I thought, since I’ve spent the last few days talking about the joys of using a wide variety of yarn, I should make some recommendations. I don’t know if I can really say “I recommend” all of these since I haven’t even used some of them. But I can at least do a little leg work in case you’d like to try them. The tricky part here is that the breed distinctions are more often made in fiber then in wool, so many of these breeds I’ve used have been handspun. I’m trying to find actual yarns when possible, but I haven’t used them all. Also note I’m trying to link places that list skeins and prices online. But I’m not affiliated with any of these sites, and I have no information into availability, shipping, or anything else.
Yarn’s I’ve used:
Merino: Beaverslide Dry Goods
I was going to leave Merino off because there are so many merino yarns available. But I really love Beaverslide’s yarn because it’s not a highly processed merino. You may find a little veggie matter in this yarn, it has the same textured, farm-based look of many other favorites (like Bartlett) but it’s still buttery soft, because it is still merino. But this is a merino you can believe came off a sheep.
Targhee-Columbia: Shelter yarn
From what I understand the sheep are the cross, not the two fibers are blended to make the yarn. But I haven’t asked directly, so I could be wrong.
I’ve talked briefly about shelter before, but I’ll say it again. It’s very lofty and fluffy you can feel a crispness to this wool yarn. It’s good for trapping air and nice textured knits. I find it softer then basics like Cascade 220, but not nearly as soft as merino.
Shetland: Harrisville Designs
This one may not be unknown to knitters. Shetland is sold to knitters for fair isle projects because of it’s sticky properties. I’ve used Jamison’s from England as well as Harrisville’s yarns, I like this one because I’ve visited them mill. I describe shetland as sticky and woolly but not scratchy. It’ll probably depend on how sensitive you are.
Icelandic: Lopi Yarn or for a more local flavor Frelsi Farm
Another one that many knitters are probably familiar with. Icelandic sheep are a very old breed and even I’ll admit their fibers are a little scratchy. BUT it makes the best outer layers you can imagine. That Targhee fiber may be soft but there’s no way it’ll cut the wind. I can picture wearing a sweater of icelandic yarn INSTEAD of a coat. It’s warm and thick and protective. Sometimes you need that.
Coopworth: Ruit Farm North
I haven’t used yarn from THIS coopworth farm, but I’m linking them because they have skeins and prices online. My pink and brown hat and mitten set is done in 100% coopworth from a Vermont farm (that doesn’t have a website) and I absolutely LOVE them. The scratchy level is right around shetland yarn which doesn’t really bother me. The mittens are so dense they keep my hands toasty warm even when the temps drop below zero – and I’ve had several opportunities to test them this winter! Like the icelandic yarns they make nice, durable outer-wear but with less scratch.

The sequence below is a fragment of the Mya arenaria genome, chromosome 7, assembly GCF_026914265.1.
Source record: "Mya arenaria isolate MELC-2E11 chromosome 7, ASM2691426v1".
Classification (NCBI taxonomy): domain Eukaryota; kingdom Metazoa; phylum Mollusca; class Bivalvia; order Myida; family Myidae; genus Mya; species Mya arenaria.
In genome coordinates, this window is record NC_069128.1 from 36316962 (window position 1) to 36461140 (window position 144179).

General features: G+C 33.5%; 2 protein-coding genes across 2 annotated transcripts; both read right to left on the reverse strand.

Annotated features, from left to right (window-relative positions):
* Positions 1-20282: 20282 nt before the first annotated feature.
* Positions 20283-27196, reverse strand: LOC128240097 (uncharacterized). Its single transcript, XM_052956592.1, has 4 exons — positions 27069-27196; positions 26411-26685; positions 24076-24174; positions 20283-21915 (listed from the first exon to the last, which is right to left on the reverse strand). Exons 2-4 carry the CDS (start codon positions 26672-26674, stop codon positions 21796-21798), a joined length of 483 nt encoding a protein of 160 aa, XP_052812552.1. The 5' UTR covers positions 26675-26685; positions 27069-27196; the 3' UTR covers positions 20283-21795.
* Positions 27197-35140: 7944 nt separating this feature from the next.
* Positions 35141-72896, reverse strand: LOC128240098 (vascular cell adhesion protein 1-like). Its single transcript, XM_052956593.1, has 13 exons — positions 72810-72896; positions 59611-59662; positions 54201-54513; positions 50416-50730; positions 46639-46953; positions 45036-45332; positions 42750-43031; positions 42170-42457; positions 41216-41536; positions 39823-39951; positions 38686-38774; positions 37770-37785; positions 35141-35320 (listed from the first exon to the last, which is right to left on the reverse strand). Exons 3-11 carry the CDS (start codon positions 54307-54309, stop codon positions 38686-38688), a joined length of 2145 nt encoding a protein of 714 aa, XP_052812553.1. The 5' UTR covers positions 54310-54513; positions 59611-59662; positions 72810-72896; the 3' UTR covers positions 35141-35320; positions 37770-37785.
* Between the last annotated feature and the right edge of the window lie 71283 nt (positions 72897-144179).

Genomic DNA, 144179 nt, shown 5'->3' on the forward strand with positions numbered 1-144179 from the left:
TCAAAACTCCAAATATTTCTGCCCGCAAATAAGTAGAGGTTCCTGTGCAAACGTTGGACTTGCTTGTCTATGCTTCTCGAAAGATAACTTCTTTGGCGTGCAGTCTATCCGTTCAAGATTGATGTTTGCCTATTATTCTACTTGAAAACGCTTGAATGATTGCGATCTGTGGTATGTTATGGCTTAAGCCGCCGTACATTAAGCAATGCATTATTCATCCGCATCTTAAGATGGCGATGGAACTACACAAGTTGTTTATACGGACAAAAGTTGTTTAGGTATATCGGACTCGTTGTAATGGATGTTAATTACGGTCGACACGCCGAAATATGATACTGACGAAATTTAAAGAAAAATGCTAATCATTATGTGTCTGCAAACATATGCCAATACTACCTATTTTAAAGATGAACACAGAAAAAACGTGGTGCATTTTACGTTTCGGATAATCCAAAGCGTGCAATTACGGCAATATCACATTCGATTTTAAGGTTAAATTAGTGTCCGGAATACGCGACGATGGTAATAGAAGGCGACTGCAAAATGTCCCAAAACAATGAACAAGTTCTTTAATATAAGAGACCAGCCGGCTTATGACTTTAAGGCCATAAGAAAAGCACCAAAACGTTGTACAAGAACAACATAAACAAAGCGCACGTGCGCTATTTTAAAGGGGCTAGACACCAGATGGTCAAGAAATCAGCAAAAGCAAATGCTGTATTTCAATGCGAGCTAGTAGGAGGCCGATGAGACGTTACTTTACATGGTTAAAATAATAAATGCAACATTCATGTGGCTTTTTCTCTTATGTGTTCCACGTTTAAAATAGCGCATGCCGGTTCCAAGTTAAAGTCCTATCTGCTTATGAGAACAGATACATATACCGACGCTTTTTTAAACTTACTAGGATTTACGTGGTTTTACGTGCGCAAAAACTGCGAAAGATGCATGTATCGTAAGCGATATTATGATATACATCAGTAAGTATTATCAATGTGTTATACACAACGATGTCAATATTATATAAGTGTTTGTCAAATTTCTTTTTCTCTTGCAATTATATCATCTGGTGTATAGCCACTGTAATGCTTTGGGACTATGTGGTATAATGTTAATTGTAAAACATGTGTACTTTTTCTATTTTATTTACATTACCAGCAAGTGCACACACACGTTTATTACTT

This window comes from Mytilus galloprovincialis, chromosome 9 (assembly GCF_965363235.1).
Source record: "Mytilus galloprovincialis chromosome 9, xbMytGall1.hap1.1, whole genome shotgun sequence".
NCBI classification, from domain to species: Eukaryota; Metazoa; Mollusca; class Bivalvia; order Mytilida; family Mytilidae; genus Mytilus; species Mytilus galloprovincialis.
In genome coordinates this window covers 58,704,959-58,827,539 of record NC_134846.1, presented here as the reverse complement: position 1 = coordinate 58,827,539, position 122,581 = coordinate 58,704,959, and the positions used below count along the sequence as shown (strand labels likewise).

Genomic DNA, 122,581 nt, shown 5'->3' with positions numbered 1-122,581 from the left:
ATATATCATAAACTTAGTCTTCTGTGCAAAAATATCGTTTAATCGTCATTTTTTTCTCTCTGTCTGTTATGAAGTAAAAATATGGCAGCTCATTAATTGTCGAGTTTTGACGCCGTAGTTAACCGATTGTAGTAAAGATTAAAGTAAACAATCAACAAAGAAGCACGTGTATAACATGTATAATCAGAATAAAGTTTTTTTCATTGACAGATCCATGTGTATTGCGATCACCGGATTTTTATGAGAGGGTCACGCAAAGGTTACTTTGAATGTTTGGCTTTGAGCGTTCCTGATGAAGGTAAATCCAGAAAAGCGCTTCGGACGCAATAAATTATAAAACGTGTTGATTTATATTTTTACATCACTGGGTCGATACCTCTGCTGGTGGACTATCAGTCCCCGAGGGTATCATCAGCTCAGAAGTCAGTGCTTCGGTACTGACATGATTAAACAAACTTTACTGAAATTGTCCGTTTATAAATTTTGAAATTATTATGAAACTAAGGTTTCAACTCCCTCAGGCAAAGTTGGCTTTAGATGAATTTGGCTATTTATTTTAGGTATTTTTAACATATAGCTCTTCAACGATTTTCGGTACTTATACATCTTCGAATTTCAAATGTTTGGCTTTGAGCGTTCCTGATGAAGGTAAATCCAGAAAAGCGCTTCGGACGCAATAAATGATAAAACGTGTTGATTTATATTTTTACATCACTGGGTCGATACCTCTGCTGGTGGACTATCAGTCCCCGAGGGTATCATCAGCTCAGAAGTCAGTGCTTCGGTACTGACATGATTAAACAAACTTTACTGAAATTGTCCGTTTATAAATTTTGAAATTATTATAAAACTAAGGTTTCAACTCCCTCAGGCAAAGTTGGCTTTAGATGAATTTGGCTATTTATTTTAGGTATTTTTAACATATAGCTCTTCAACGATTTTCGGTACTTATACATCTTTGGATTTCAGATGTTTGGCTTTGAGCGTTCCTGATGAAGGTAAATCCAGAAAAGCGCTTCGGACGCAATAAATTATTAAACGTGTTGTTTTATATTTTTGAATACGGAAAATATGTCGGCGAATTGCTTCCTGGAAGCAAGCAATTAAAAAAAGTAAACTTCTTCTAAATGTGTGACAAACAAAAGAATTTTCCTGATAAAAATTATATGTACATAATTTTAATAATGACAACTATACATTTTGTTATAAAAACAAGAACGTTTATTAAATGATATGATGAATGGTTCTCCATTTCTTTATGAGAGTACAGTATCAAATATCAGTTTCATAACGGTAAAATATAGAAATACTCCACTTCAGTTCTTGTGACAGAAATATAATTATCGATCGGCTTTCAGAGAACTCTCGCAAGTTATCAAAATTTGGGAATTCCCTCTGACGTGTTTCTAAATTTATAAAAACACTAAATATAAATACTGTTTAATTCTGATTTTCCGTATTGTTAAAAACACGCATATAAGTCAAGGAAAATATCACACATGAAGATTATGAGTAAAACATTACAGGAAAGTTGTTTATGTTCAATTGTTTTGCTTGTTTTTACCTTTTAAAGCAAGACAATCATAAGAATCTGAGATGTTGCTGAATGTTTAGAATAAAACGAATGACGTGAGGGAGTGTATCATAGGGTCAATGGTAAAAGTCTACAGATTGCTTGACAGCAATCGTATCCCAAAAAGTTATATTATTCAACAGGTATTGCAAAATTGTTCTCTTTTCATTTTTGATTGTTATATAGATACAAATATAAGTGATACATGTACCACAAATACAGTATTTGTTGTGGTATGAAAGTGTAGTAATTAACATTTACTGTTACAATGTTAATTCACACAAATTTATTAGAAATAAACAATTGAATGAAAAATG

Wensleydale: Highfield Textiles
Again, not the wensleydale I’ve used. But looks like a good one to link. Wensleydale has long staple length and is very high gloss. So while it’s not the softest fiber it works wonderfully anywhere you want drape and shine – I think it’d be perfect for a shawl.
Blue faced Leicester: Fleece Artist
Knitters may know this one too, it’s usually shortened to just BFL. Fleece Artist has a number of BFL yarns in different weights. Almost as soft as merino but with a much longer staple length and higher luster BFL knits up into a fabric with much more drape. It should also pill less due to the longer fibers.
Yarns I haven’t tried (but probably should)
Cormo: Little Brook Fiber Farm
Cormo is a finewool: crimpy and soft like merino or Targhee.
Navajo-Churro: Terrapin Gardens
Navajo-Churro sheep, like icelandics, are a primitive breed. They have a dual coat and there’s a big difference in softness between the under and outer coat fibers.
Romney: Romney Ridge Farm
Romney wool is a longwool breed. It’s fibers are incredibly crimpy, hold lots and lots of air, and add loft to any yarn they’re blended into.
If you want to try more unusual breeds of yarn I really recommend Local Harvest. This site allows farms to market straight to consumers, think of it like etsy but for farmers (and you can find lots of goods besides wool there). Ever heard of Clun Forest sheep? How about Perendale? Wondered what the straight mohair would be like in yarn? What do you suppose the fiber would be like if you crossed a shetland and lincoln sheep?
If you want really in depth reviews, Knitter’s Review has a great selection of yarns they’ve reviewed.
If you have used any of these. Or if you go out and find some, let me know what you think of them!
As for my Montadale fiber. I’ve spun up that little bit of washed fiber. It’s waiting to be plied with some purple fiber from a nearby sheep. Once finished it’ll be a single, marled, skein of truly vermont grown yarn.